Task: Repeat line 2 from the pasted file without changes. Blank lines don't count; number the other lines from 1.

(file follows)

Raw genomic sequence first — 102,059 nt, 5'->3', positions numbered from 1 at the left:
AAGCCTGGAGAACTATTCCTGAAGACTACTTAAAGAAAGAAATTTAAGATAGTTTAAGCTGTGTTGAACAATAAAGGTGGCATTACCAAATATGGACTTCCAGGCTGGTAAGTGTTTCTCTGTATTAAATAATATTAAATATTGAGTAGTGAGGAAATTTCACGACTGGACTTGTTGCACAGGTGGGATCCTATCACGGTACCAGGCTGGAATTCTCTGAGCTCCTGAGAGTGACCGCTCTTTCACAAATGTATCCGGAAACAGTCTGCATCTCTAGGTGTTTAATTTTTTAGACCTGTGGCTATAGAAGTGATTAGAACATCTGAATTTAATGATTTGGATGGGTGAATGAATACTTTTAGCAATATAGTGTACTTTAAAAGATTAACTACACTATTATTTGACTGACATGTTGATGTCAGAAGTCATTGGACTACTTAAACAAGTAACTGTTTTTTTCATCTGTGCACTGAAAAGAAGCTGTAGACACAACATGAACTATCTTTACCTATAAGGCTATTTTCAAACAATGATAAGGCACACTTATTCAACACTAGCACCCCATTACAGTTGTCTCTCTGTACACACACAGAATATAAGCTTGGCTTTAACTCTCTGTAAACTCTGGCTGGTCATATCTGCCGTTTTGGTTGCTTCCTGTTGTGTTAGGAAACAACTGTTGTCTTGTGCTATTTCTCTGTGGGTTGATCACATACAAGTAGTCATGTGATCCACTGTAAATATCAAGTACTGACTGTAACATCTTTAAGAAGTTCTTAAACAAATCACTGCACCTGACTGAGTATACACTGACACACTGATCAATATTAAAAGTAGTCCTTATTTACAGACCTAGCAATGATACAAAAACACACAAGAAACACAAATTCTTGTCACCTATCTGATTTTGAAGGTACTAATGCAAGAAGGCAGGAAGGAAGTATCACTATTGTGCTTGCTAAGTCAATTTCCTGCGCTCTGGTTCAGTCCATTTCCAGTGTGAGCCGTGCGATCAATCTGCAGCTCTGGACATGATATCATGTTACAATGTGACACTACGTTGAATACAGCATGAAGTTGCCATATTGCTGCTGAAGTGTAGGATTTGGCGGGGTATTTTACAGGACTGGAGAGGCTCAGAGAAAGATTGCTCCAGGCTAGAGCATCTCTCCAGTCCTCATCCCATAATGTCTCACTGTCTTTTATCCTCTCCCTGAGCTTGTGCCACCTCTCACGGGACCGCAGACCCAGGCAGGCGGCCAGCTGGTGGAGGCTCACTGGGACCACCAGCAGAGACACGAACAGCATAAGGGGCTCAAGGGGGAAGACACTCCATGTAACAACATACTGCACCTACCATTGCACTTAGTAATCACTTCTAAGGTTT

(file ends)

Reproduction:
AAGCCTGGAGAACTATTCCTGAAGACTACTTAAAGAAAGAAATTTAAGATAGTTTAAGCTGTGTTGAACAATAAAGGTGGCATTACCAAATATGGACTTCCAGGCTGGTAAGTGTTTCTCTGTATTAAATAATATTAAATATTGAGTAGTGAGGAAATTTCACGACTGGACTTGTTGCACAGGTGGGATCCTATCACGGTACCAGGCTGGAATTCTCTGAGCTCCTGAGAGTGACCGCTCTTTCACAAATGTATCCGGAAACAGTCTGCATCTCTAGGTGTTTAATTTTTTAGACCTGTGGCTATAGAAGTGATTAGAACATCTGAATTTAATGATTTGGATGGGTGAATGAATACTTTTAGCAATATAGTGTACTTTAAAAGATTAACTACACTATTATTTGACTGACATGTTGATGTCAGAAGTCATTGGACTACTTAAACAAGTAACTGTTTTTTTCATCTGTGCACTGAAAAGAAGCTGTAGACACAACATGAACTATCTTTACCTATAAGGCTATTTTCAAACAATGATAAGGCACACTTATTCAACACTAGCACCCCATTACAGTTGTCTCTCTGTACACACACAGAATATAAGCTTGGCTTTAACTCTCTGTAAACTCTGGCTGGTCATATCTGCCGTTTTGGTTGCTTCCTGTTGTGTTAGGAAACAACTGTTGTCTTGTGCTATTTCTCTGTGGGTTGATCACATACAAGTAGTCATGTGATCCACTGTAAATATCAAGTACTGACTGTAACATCTTTAAGAAGTTCTTAAACAAATCACTGCACCTGACTGAGTATACACTGACACACTGATCAATATTAAAAGTAGTCCTTATTTACAGACCTAGCAATGATACAAAAACACACAAGAAACACAAATTCTTGTCACCTATCTGATTTTGAAGGTACTAATGCAAGAAGGCAGGAAGGAAGTATCACTATTGTGCTTGCTAAGTCAATTTCCTGCGCTCTGGTTCAGTCCATTTCCAGTGTGAGCCGTGCGATCAATCTGCAGCTCTGGACATGATATCATGTTACAATGTGACACTACGTTGAATACAGCATGAAGTTGCCATATTGCTGCTGAAGTGTAGGATTTGGCGGGGTATTTTACAGGACTGGAGAGGCTCAGAGAAAGATTGCTCCAGGCTAGAGCATCTCTCCAGTCCTCATCCCATAATGTCTCACTGTCTTTTATCCTCTCCCTGAGCTTGTGCCACCTCTCACGGGACCGCAGACCCAGGCAGGCGGCCAGCTGGTGGAGGCTCACTGGGACCACCAGCAGAGACACGAACAGCATAAGGGGCTCAAGGGGGAAGACACTCCATGTAACAACATACTGCACCTACCATTGCACTTAGTAATCACTTCTAAGGTTT